Author: SUN Haiyang, Ph.D. Candidate, School of Marxism Studies, Renmin University of China
In recent years, European and American leftist thinkers have initiated a “Pauline Renaissance” which can be found in the writings of Alain Badiou, Slavoj Žižek and Giorgio Agamben. These thinkers are not theologians or religious scholars, nor are they Christians, but they all have chosen to reinterpret the Letter to the Romans from a political-philosophical perspective, trying to find sources for their thinking in the post-modern context. This “theological turn” in their critical theory actually contains an interaction and tension between these contemporary radical leftist theories and Christian theology proper. Based on detailed analysis of texts, and presenting a brief introduction to the problematic framework of these thinkers as well as their historical circumstances, the author describes the revolutionary implications in this “theological turn” of leftist theorists, which has been the core of western Marxism since Georg Lukas. This is both a study of comparative interpretations of Romans and a study of political subjects in the era of post-politics. The author argues that the main reason why Badiou, Žižek and Agamben turn to St. Paul and reinterpret Romans is that there is an implicit association between subjects of belief and political subjects, through which they can escape the present crisis of identity politics and revolutionary subjects fostered by multiculturalism, and consequently open a space of possibility between objective situation and subjective action.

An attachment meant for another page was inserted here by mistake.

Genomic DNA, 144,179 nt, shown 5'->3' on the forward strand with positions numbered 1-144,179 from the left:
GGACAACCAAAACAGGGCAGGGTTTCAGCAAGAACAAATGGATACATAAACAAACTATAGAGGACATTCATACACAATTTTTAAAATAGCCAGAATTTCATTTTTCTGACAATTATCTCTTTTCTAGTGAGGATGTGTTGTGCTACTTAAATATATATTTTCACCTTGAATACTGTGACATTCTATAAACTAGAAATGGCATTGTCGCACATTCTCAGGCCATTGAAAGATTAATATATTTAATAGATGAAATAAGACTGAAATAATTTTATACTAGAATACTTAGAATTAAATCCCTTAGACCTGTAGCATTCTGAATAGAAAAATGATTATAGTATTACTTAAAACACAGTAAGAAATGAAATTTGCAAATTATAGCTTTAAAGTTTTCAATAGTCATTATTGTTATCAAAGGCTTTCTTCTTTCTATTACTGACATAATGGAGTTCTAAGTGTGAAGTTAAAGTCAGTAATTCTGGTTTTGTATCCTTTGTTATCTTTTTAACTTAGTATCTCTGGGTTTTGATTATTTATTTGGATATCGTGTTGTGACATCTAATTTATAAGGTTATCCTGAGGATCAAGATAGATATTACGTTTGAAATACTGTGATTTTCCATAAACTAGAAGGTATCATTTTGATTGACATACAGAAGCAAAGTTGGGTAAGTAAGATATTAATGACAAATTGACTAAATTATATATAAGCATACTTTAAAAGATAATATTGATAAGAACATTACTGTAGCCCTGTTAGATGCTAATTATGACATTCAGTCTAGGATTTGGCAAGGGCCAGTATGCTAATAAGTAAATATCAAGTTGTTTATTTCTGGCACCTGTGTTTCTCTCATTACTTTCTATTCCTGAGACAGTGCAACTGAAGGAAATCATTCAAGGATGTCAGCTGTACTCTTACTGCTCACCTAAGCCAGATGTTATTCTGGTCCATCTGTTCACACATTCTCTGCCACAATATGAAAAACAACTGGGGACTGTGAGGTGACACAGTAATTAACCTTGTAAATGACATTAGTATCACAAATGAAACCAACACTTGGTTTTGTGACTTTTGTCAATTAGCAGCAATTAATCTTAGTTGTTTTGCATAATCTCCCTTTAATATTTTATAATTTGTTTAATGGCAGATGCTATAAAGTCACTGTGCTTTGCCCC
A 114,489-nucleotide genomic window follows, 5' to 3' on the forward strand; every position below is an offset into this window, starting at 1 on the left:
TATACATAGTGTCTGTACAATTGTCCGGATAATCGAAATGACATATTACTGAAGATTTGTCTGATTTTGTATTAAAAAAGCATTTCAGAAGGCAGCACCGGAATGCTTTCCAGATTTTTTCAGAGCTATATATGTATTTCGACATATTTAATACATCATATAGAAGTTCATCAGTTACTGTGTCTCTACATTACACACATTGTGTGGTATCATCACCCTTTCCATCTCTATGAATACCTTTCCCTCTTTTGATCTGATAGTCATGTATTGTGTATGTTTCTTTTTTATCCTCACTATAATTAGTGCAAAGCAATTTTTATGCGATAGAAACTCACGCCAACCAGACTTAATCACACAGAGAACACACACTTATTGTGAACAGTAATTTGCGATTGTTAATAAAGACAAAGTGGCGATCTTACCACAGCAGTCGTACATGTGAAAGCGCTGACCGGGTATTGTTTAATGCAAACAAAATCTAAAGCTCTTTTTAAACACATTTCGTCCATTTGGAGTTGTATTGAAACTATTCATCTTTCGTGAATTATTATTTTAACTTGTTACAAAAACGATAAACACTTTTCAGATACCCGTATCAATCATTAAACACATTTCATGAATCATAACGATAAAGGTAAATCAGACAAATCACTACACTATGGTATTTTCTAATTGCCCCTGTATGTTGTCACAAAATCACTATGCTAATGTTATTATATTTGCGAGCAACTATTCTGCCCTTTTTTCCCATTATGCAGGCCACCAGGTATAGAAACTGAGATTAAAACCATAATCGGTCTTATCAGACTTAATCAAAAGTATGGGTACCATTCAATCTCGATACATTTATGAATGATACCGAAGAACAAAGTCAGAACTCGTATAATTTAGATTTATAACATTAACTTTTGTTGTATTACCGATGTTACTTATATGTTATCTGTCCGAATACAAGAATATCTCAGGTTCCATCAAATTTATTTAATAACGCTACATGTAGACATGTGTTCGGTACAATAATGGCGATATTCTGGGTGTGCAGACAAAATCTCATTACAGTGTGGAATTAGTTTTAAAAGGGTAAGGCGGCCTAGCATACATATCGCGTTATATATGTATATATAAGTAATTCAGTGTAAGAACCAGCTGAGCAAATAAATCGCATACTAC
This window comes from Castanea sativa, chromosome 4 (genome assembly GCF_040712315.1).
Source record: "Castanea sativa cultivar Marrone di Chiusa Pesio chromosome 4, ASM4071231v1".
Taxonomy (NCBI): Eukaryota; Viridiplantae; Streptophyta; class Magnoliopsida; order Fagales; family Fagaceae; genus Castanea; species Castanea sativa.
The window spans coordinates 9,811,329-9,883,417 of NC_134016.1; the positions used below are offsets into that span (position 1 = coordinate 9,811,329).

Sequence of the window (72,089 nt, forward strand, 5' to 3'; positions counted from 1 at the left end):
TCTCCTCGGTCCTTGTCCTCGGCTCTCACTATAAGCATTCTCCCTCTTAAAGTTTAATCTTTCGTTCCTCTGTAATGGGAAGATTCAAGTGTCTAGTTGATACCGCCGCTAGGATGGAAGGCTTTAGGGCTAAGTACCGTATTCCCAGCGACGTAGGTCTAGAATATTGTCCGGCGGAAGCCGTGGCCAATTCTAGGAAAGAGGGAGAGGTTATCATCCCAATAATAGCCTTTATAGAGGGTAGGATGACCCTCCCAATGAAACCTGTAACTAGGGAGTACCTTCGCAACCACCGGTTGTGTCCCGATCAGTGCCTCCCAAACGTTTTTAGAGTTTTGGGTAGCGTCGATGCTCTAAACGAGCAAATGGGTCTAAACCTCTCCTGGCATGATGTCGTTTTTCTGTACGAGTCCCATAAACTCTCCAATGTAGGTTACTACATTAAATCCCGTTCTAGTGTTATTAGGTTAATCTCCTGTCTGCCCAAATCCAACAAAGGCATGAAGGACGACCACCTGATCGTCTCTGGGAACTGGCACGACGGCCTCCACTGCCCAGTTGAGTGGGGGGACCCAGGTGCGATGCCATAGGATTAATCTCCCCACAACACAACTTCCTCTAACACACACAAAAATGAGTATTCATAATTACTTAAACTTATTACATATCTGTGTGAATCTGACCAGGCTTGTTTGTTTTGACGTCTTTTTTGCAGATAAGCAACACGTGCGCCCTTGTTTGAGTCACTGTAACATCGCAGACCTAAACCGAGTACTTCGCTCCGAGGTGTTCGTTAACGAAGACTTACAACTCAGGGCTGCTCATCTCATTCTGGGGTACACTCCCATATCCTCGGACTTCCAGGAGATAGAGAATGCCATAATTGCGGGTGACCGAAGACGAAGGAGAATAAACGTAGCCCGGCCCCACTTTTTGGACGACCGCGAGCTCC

Radical Leftist Theory, Paul, Universalism, Subjectivity, Christian Theology
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